One of the pioneers of rainforest botany, and a formative personality of conservation in our region, Alex Floyd, passed away earlier this year.

In an insightful and touching obituary published in the Sydney Morning Herald, Dr Rob Kooyman shared many of the amazing facts from Floyd’s life and career. Kooyman describes Floyd’s knowledge of rainforest botany as “unsurpassed” – a contribution to society that saw him awarded the Medal of the Order of Australia (OAM) for services to botany.

In the obituary, Kooyman writes:

“Over time his warmth, scholarship, and botanical skills influenced and guided many people. His contribution to botanical understanding of the rainforests of south-eastern Australia is unsurpassed, and is heralded in both genera (2) and species (6) being named for him. From the timber, trunk, branches, twigs, leaves, flowers and fruits of the plants of the forest he learned how species function and live together. He was a true naturalist; everything fitted together and influenced each other. He had immense knowledge, but he still longed to know more, he never stopped learning or asking questions. He was both humble and giving in sharing all he knew.”

Floyd’s work was published prolifically. NSW Rainforest Trees was published in ten parts (1960-80), Rainforest Trees of Mainland South-eastern Australia was first published in 1989 and Australian Rainforests in New South Wales in 1990.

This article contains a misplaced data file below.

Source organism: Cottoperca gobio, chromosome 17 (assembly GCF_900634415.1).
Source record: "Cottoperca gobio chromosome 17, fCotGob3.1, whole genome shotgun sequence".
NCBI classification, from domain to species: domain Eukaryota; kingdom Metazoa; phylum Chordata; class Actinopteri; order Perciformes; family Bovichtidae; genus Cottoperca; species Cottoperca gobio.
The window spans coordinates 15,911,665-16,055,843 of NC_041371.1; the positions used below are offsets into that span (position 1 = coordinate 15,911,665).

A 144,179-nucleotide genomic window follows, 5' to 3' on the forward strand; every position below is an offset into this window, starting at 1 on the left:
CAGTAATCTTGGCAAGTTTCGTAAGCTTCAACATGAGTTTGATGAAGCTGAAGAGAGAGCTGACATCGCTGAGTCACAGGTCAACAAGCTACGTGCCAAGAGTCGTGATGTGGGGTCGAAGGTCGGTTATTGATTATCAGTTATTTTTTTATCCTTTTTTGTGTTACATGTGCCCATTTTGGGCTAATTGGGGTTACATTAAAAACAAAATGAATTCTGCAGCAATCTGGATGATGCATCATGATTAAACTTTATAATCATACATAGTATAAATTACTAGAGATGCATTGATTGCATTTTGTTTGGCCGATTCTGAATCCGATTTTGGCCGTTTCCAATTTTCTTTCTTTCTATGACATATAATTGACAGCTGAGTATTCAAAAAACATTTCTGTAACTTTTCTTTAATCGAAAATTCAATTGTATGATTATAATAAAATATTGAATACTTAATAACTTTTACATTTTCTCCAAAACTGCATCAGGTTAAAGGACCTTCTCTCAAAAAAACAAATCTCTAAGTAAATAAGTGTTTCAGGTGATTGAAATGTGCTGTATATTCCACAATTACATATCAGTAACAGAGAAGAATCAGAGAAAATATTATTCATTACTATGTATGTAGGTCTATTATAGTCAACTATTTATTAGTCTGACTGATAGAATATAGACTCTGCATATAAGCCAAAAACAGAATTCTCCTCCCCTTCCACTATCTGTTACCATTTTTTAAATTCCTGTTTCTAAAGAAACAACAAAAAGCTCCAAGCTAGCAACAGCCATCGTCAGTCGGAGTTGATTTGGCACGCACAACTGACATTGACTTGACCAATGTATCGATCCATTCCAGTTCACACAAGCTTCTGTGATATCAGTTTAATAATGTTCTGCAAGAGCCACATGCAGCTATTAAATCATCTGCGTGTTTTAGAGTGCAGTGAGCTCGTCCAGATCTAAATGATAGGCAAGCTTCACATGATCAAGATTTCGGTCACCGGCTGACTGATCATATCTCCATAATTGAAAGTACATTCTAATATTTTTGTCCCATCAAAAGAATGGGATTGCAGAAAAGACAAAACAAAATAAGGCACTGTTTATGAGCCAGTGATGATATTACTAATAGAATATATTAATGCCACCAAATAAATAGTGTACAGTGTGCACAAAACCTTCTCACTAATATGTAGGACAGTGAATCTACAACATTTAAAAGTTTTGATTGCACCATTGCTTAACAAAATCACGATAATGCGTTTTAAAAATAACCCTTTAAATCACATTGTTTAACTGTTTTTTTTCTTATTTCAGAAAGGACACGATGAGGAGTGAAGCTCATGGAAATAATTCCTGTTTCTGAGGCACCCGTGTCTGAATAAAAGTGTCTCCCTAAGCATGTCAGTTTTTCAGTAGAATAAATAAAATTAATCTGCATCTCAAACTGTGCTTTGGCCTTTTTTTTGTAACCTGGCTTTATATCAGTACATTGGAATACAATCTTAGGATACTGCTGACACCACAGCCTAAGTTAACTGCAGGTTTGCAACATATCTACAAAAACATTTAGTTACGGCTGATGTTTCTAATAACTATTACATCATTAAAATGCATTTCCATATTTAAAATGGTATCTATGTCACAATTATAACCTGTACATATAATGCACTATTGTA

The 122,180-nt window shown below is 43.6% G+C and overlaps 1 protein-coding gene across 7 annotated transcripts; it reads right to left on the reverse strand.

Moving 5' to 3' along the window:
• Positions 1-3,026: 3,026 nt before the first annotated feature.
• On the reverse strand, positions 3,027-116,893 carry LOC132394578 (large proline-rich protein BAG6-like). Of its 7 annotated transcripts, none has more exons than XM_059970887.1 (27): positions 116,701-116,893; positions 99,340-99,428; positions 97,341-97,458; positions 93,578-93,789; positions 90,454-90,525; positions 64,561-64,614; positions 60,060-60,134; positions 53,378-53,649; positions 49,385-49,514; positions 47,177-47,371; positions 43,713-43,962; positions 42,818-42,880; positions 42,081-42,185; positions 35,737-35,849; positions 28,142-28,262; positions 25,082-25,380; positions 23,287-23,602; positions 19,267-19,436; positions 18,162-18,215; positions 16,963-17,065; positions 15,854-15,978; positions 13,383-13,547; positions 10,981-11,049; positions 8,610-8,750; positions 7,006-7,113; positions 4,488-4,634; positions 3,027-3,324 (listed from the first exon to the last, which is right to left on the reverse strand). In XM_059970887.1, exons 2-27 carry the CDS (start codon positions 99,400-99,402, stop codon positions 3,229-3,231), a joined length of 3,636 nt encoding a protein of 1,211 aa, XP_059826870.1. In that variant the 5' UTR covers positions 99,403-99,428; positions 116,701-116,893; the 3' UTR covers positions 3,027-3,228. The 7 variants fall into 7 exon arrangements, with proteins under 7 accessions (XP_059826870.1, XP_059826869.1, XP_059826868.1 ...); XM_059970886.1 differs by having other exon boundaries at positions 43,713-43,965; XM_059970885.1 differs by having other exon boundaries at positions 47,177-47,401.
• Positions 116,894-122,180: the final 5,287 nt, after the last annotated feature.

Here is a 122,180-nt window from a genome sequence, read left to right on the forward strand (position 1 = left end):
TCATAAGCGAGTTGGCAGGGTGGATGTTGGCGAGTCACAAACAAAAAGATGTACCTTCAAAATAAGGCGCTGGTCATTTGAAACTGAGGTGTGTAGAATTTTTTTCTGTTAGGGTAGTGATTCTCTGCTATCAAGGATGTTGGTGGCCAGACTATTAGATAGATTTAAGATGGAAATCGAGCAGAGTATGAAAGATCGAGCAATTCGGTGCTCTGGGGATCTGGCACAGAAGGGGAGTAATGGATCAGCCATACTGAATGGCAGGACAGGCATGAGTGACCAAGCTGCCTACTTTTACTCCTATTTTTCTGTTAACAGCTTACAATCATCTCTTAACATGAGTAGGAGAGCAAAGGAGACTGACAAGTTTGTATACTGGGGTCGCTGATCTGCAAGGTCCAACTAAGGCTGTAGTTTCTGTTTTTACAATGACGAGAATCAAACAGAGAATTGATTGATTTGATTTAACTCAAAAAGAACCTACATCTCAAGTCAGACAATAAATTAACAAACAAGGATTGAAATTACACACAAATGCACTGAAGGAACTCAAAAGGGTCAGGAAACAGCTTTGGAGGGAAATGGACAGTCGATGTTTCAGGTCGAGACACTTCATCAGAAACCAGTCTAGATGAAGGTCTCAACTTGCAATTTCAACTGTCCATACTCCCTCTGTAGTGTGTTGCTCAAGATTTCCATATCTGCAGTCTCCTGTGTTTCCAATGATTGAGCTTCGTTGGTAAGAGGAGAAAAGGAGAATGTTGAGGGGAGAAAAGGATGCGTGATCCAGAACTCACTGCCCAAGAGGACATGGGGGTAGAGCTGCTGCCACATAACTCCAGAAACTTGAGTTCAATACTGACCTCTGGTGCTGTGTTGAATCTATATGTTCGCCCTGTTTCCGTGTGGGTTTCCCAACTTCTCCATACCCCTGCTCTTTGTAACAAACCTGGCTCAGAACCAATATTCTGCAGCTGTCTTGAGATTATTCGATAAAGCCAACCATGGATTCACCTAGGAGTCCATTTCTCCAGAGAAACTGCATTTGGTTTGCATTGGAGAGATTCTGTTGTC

He was a tireless supporter of community-led plant identification, restoration and conservation initiatives, spoke frequently at Landcare gatherings, advised to all levels of government and community and active in starting the North Coast Regional Botanic Gardens at Coffs Harbour.

“There are people who work in certain fields of endeavour and others who shape their field. Alex Floyd belonged to the latter. While he may have cringed a little at that, his steadfast attention to detail and his consistent focus through many decades yielded an undeniable place in the annals of rainforest botany, and contributed significantly to the growth of appreciation for Australia’s rainforests,” Kooyman writes.

Big Scrub Rainforest Conservancy thanks Alex Floyd for the invaluable contribution he made, and we are extend our heartfelt condolences to his family.

Photo credit: Hugh Nicholson